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Ivan Klima's Wonderful Mistakes


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A talk with the famous Czech writer, Ivan Klima

Kicking back in the cosy home of Ivan Klima in Prague, we both agree that there are many troubles in the world. But Mr Klima assures me “As long as there are beautiful girls, the world is fine.” Chuckling, we both sip more tea.

“Real love is the same for centuries,” insists Ivan when I assail him with the notion that contemporary relationships, with the inundation of social media channels - email, Facebook Page, WhatsApp, Instagram, etc. - are more fraught with burdens than relationships in the past. A man happily married for sixty years to Helena, a still active psychotherapist, I concede that he has earned the right to know.

Ivan Klima - Famous Czech Writer

“A train is very good for the beginning of love,” Klima quickly leaps into his natural element: weaving stories. “You are locked close together in the same compartment. There’s no escape. You can even ‘accidentally’ brush against each other. And she doesn’t even need to know what your real destination is. So you can get off when she does. And then propose a drink at the station. But when you get to the place you can quite rightly complain about how ugly it is. So you can wander into the town to find another place, which isn’t much better. And then when you reach in your wallet to check how much money you have, you find just 100 crowns. So you insist that she have a couple of glasses of wine, while you just drink tap water. If she asks, you can explain that you have to drive later. And then you can propose to take her for dinner-“

I interrupt. “Wait a minute, you just said you only have 100 crowns...”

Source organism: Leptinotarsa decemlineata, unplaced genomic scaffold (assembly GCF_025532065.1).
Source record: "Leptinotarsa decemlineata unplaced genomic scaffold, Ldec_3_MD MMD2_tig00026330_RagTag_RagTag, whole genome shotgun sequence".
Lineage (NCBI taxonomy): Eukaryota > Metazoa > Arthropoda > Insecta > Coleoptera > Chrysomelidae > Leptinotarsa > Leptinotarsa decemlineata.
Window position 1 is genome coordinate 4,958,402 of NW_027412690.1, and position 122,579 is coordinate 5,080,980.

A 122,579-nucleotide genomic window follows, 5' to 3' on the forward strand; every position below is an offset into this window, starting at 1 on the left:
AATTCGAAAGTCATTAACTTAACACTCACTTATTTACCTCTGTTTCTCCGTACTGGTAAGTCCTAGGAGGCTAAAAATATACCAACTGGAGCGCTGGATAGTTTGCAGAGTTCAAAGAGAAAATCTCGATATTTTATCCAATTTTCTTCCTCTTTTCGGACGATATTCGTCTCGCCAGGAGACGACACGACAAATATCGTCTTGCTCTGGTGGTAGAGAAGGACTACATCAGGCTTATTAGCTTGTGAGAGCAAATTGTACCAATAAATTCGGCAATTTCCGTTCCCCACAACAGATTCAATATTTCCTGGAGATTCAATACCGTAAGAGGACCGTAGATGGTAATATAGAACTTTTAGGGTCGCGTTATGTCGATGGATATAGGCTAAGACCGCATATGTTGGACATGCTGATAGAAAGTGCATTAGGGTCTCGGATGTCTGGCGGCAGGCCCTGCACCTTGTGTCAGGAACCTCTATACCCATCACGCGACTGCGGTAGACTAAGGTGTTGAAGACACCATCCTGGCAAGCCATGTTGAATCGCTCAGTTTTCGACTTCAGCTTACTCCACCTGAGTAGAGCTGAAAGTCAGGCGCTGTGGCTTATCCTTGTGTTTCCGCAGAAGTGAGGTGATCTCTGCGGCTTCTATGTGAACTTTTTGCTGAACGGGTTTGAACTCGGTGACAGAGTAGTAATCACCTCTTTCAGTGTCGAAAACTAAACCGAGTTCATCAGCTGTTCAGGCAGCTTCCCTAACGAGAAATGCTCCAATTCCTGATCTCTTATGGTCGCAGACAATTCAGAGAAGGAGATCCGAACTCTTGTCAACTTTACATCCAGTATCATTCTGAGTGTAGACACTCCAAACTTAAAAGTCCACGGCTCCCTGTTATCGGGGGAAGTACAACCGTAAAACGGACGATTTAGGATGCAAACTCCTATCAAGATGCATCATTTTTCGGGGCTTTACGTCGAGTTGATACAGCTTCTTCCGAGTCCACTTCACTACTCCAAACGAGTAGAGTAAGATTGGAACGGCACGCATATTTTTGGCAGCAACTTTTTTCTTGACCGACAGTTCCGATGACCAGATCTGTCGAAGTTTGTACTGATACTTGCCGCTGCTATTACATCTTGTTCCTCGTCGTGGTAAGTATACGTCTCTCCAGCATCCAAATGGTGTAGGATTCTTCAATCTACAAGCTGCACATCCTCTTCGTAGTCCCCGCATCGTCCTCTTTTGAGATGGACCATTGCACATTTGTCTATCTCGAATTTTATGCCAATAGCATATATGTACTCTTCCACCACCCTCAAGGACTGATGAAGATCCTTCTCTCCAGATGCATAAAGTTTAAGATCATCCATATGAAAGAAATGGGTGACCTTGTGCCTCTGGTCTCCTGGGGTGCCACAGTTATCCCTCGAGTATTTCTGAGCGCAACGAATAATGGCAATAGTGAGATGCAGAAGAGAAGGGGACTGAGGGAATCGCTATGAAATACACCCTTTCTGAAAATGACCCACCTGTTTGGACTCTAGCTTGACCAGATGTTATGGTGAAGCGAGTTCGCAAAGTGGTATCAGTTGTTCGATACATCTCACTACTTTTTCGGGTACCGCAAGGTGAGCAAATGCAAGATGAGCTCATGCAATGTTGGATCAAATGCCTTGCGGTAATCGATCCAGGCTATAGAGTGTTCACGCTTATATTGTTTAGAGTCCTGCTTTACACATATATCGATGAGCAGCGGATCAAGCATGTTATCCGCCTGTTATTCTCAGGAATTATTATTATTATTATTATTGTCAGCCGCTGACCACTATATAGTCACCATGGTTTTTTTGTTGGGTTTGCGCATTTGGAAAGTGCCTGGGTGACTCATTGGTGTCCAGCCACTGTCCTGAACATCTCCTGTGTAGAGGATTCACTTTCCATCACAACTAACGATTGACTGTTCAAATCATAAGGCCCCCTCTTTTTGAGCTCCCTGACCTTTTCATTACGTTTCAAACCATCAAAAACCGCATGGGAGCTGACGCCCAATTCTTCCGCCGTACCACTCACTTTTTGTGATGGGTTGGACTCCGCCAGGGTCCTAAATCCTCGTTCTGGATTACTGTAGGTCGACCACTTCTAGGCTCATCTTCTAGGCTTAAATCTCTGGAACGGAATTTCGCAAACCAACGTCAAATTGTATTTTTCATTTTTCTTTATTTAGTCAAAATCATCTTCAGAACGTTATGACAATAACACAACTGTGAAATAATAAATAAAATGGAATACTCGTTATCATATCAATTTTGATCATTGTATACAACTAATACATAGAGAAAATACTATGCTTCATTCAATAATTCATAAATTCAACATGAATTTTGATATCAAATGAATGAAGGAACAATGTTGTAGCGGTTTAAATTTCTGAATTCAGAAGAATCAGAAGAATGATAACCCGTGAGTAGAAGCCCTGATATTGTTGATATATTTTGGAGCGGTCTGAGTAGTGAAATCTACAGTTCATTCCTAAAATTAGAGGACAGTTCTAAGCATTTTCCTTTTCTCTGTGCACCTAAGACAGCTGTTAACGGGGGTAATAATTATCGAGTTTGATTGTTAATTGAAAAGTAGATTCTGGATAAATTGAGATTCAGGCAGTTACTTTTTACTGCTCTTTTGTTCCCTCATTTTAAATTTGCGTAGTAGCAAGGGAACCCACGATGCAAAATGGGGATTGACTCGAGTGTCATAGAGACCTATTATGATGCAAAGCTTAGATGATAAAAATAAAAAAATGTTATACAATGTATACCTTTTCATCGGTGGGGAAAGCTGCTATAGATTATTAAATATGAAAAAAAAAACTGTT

He doesn’t miss a beat. “So you take her to a restaurant and then complain that your stomach is hurting. So you just drink water, and she takes pity, she doesn’t want to gobble up a huge meal in front of you. So she just orders soup.”

“Alright, what next?”

“After the soup, you tell her that you have to walk to your car, something fancy, say a Mercedes, of course. And walking to your car you can slip your arm around her, get one or two small kisses, and perhaps she’ll invite you home.”

Ivan Klima - Famous Czech Writer

Ivan smiles. He’s 87. He’s been in a concentration camp (Terezin from the age of 10 to 14). I relish his contemporaneous fantasy as much as he does.

And I’m not alone. Over fifty years of writing, Mr Klima has produced dozens of books that have been translated into thirty languages. He’s won - amidst many others - the Kafka Prize. Behind him sag two full bookshelves overflowing solely with books - in numerous editions - that he himself has written.

Noticing the sculpture of the author of Metamorphosis that came with the prize in his name, I ask him about Mr Kafka.

“Ah, if you read him deeply, he must influence you... a little.”

Knowing that Klima’s composed an exquisite essay on Kafka in his book The Spirit of Prague, I surmise that Ivan’s ‘little’ - at least when it comes to Kafka - is likely to be much vaster than the average person’s ‘much’.

What about writers’ workshops and the proliferation of MFAs in Creative Writing?

A deep frown appears on his face. “It kills your chances. If you are a writer, you are a discoverer. If you are trained it is the end of searching.”

Does he have a Bucket List?

“No. I have done everything I wanted to do.”

I look deeply in his eyes. He isn’t lying. When given the chance to be a celebrated exile in America in the late Sixties (he lectured at Harvard) he consciously elected to return to Communist Czechoslovakia.

Samizdat - the typed and photocopied editions of banned books - Mr Klima claims, were even more avidly read than some officially published books. Ivan explains that there were approximately 300 copies of each samizdat typed-up and each person who read it would place a small mark on the last page. After just a few months, there were often 25 marks scribbled in the back of each book.

During Communism, gatherings of writers - including ‘dangerous’ foreign authors like the American novelist Philip Roth - regularly took place in Klima’s home.